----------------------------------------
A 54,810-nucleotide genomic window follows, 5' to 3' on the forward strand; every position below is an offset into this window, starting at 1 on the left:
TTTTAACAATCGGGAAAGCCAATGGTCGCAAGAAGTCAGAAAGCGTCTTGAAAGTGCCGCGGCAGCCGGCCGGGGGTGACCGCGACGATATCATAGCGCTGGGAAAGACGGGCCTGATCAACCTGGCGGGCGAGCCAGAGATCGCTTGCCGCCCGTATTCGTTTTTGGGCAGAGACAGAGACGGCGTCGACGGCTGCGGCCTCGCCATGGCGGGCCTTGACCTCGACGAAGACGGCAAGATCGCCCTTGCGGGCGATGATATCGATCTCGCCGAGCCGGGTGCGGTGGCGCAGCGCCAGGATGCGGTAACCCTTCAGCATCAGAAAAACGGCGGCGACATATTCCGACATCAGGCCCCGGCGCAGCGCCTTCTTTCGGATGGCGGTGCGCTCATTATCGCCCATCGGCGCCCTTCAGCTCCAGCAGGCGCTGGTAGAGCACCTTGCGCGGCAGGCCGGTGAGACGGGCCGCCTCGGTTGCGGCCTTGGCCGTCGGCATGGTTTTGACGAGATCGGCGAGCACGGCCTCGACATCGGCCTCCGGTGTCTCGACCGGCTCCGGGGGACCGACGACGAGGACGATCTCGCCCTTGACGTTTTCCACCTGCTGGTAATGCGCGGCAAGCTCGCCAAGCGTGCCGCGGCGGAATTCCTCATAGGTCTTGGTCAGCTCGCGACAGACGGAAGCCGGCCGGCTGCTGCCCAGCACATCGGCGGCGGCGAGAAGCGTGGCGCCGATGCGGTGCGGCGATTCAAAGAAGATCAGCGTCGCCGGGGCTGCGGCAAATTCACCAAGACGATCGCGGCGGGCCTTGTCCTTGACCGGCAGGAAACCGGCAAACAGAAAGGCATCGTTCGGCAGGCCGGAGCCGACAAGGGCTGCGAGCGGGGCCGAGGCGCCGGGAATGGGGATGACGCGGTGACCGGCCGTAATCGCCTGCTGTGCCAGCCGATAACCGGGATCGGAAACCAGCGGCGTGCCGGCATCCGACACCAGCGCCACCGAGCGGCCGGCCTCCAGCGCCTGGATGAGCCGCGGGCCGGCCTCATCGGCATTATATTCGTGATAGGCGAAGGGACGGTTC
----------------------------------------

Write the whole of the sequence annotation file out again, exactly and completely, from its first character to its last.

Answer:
A 54,810-nucleotide genomic window follows, 5' to 3' on the forward strand; every position below is an offset into this window, starting at 1 on the left:
TTTTAACAATCGGGAAAGCCAATGGTCGCAAGAAGTCAGAAAGCGTCTTGAAAGTGCCGCGGCAGCCGGCCGGGGGTGACCGCGACGATATCATAGCGCTGGGAAAGACGGGCCTGATCAACCTGGCGGGCGAGCCAGAGATCGCTTGCCGCCCGTATTCGTTTTTGGGCAGAGACAGAGACGGCGTCGACGGCTGCGGCCTCGCCATGGCGGGCCTTGACCTCGACGAAGACGGCAAGATCGCCCTTGCGGGCGATGATATCGATCTCGCCGAGCCGGGTGCGGTGGCGCAGCGCCAGGATGCGGTAACCCTTCAGCATCAGAAAAACGGCGGCGACATATTCCGACATCAGGCCCCGGCGCAGCGCCTTCTTTCGGATGGCGGTGCGCTCATTATCGCCCATCGGCGCCCTTCAGCTCCAGCAGGCGCTGGTAGAGCACCTTGCGCGGCAGGCCGGTGAGACGGGCCGCCTCGGTTGCGGCCTTGGCCGTCGGCATGGTTTTGACGAGATCGGCGAGCACGGCCTCGACATCGGCCTCCGGTGTCTCGACCGGCTCCGGGGGACCGACGACGAGGACGATCTCGCCCTTGACGTTTTCCACCTGCTGGTAATGCGCGGCAAGCTCGCCAAGCGTGCCGCGGCGGAATTCCTCATAGGTCTTGGTCAGCTCGCGACAGACGGAAGCCGGCCGGCTGCTGCCCAGCACATCGGCGGCGGCGAGAAGCGTGGCGCCGATGCGGTGCGGCGATTCAAAGAAGATCAGCGTCGCCGGGGCTGCGGCAAATTCACCAAGACGATCGCGGCGGGCCTTGTCCTTGACCGGCAGGAAACCGGCAAACAGAAAGGCATCGTTCGGCAGGCCGGAGCCGACAAGGGCTGCGAGCGGGGCCGAGGCGCCGGGAATGGGGATGACGCGGTGACCGGCCGTAATCGCCTGCTGTGCCAGCCGATAACCGGGATCGGAAACCAGCGGCGTGCCGGCATCCGACACCAGCGCCACCGAGCGGCCGGCCTCCAGCGCCTGGATGAGCCGCGGGCCGGCCTCATCGGCATTATATTCGTGATAGGCGAAGGGACGGTTC